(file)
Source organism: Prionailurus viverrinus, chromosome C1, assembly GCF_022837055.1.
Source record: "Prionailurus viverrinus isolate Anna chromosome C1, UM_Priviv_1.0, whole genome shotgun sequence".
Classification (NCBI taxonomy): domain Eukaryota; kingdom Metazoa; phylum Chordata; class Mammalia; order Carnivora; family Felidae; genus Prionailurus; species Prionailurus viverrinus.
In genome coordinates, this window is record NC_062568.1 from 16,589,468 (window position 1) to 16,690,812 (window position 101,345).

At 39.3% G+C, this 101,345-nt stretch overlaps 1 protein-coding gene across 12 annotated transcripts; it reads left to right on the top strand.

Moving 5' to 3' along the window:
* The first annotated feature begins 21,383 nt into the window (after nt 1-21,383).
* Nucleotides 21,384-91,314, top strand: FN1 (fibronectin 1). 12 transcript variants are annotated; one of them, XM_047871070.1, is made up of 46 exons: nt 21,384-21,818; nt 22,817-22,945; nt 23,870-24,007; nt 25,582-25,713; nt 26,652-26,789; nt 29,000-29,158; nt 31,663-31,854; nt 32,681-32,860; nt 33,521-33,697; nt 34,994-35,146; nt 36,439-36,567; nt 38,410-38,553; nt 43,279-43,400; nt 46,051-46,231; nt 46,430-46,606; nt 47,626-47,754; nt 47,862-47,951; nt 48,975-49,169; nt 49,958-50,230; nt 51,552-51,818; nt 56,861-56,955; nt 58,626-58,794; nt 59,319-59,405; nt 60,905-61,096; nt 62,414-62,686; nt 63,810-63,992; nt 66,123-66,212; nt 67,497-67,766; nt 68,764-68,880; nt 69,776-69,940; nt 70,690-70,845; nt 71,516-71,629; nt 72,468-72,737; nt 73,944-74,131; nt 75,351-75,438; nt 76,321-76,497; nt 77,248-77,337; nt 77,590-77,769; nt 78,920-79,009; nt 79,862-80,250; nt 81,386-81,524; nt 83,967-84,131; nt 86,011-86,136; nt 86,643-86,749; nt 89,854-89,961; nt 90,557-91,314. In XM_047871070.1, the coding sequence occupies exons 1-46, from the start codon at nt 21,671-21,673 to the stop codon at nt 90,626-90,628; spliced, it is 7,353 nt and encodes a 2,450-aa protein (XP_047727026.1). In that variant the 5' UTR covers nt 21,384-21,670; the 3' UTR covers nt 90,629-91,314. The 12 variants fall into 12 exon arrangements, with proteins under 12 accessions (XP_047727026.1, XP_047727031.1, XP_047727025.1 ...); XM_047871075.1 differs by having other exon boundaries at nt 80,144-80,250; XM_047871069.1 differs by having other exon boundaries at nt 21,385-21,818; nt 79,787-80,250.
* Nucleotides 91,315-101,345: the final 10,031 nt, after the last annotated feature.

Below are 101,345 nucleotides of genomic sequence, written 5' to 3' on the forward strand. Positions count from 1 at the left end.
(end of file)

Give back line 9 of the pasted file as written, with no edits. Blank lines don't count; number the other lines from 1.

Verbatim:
* Nucleotides 91,315-101,345: the final 10,031 nt, after the last annotated feature.